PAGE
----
Controversy in Peru over the fate of Abimael Guzmán's remains

Peru’s justice continues to hold the body of the founder of the Peruvian Maoist guerrilla Sendero Luminoso, Abimael Guzmán, despite the claim of the family who demands to receive the remains to be buried. The body of Guzmán, who died on Saturday at the age of 86 in a maximum security prison where he had served a life sentence since 1992 for the same charge as his wife Elena Yparraguirre, remained on Sunday in the morgue in the city of Callao under police custody. The Public Ministry indicated that Guzmán’s cause of death is bilateral pneumonia caused by a pathological agent and added that your remains must be handed over to a direct relative, although the decision is in the hands of the third prosecutor’s office of Callao.

The authorities of the Pedro Castillo government spoke out in favor of his cremation to avoid that there is a tomb where the pilgrimage of his sympathizers takes place. In turn, the Justice Ministry warned that tributes to guerrilla leaders such as Guzmán will be tried under the crime of apology for terrorism, punishable by up to 15 years in prison.

The Public Ministry said in a statement on Sunday that the general health law and the criminal procedure code establish that “the remains must be delivered to the direct family members duly accredited”. In that sense, he confirmed that Citizen Iris Quiñonez asked the Third Provincial Criminal Criminal Prosecutor’s Office of Callao to hand over Guzmán’s body, expressing that she had a power of attorney granted by his wife Elena Iparraguirre, considered the number two of Sendero and also sentenced to life imprisonment for terrorism.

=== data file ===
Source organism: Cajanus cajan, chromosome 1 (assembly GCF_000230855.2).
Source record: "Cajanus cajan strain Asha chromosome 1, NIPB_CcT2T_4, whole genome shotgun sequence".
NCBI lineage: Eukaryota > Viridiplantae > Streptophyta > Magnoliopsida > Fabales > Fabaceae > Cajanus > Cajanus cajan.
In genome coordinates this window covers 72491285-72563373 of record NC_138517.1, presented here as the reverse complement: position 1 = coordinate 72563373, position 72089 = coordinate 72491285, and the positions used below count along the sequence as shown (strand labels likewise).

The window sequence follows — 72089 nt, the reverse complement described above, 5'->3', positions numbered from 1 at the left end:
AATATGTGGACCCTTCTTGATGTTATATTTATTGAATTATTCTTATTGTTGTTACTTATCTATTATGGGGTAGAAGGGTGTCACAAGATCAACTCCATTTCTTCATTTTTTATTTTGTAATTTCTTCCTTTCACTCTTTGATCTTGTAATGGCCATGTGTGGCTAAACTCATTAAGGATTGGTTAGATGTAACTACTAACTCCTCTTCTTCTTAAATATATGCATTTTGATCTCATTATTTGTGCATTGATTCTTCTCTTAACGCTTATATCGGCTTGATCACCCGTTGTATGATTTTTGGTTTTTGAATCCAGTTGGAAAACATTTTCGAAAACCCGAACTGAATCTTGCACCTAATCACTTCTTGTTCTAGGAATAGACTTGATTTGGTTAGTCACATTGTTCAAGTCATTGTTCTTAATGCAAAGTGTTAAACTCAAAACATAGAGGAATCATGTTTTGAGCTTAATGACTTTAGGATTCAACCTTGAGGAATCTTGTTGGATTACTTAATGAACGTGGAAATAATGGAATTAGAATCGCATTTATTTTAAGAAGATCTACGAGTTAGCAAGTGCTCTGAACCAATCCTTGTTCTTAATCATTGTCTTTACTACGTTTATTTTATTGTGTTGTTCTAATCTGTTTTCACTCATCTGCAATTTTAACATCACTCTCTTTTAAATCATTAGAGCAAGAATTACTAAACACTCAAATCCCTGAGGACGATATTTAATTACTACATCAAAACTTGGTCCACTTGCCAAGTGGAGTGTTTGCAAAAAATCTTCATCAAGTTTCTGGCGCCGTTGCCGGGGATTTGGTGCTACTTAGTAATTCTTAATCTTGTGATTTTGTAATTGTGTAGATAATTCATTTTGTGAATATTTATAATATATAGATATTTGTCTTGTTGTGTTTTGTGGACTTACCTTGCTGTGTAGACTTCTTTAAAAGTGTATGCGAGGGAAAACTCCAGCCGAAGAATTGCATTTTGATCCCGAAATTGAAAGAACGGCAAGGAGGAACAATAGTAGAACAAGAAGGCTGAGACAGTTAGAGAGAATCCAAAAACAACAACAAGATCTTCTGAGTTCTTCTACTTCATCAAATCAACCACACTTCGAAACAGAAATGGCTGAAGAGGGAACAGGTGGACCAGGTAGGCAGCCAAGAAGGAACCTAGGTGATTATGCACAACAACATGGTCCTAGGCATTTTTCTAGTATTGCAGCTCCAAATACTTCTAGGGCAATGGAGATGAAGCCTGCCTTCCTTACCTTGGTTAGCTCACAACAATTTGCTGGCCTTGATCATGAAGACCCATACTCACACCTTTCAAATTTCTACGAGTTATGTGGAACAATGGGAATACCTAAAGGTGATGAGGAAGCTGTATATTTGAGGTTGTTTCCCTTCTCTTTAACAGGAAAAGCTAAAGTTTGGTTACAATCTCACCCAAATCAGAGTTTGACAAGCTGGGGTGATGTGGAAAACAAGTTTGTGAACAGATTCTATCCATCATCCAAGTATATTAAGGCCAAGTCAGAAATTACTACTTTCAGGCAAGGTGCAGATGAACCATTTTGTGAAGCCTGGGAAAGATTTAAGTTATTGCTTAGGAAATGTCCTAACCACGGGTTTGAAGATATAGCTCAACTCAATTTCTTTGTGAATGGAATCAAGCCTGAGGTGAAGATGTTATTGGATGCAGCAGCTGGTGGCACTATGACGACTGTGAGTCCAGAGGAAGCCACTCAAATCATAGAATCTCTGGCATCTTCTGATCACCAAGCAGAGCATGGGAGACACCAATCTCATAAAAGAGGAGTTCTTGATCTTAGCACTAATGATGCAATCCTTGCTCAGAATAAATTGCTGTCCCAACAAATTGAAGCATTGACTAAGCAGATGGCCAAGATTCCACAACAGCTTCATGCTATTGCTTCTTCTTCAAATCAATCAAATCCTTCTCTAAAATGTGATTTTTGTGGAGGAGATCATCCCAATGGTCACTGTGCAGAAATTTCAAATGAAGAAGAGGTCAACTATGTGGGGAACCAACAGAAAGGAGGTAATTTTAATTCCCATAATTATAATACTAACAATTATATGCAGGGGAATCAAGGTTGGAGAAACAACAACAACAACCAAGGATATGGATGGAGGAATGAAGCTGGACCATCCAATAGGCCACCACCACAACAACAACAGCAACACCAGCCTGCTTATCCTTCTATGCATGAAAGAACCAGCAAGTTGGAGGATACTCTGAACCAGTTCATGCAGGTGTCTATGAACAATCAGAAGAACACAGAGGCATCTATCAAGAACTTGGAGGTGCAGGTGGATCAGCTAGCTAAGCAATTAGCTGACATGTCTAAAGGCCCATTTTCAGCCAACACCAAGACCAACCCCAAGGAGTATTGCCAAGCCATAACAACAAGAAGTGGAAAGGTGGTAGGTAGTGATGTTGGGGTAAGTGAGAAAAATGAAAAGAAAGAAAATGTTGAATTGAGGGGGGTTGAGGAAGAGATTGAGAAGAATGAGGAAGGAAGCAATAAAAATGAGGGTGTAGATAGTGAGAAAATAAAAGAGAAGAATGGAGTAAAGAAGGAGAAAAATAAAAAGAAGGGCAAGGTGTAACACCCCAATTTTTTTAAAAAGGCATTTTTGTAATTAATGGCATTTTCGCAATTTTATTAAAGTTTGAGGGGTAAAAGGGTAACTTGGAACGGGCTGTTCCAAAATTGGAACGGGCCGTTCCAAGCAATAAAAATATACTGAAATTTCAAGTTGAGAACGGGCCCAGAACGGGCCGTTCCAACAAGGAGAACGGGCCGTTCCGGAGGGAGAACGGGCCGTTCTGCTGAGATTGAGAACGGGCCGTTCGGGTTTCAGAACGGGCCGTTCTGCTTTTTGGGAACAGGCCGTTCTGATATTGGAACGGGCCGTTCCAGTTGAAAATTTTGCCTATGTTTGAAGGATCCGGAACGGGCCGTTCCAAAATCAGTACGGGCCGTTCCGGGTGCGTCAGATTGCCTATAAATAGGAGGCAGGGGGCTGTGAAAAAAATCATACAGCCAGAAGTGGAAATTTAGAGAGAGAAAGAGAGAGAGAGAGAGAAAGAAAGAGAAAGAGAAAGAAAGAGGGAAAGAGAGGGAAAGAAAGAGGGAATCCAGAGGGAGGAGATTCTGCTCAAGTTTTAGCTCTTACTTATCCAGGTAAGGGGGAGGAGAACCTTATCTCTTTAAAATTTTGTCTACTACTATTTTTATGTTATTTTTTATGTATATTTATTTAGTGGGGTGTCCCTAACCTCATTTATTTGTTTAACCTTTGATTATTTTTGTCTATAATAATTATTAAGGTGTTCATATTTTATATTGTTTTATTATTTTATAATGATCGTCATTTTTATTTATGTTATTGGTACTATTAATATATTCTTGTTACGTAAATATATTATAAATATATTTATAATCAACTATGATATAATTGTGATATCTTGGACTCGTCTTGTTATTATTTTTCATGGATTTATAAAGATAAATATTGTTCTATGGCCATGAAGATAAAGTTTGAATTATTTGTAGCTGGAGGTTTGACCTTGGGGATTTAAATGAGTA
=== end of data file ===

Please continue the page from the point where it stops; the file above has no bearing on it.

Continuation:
Founder of Shining Path, Guzmán died Saturday of pneumonia, as determined in his autopsy. The conclusion is subject to the results of the pathological, toxicological and chemical examinations, among others ordered by the prosecutor. The guerrilla leader was serving his sentence at the Callao Naval Base, but had to be transferred to a common prison in the coming months.

A former university professor of philosophy, Guzmán had suffered health problems in July of this year. He spent his last 29 years in prison, condemned for having been one of the intellectual responsible for one of the bloodiest conflicts in Latin America, which left more than 70,000 dead and missing between 1980 and 2000, according to figures from the Commission of Truth and Reconciliation.

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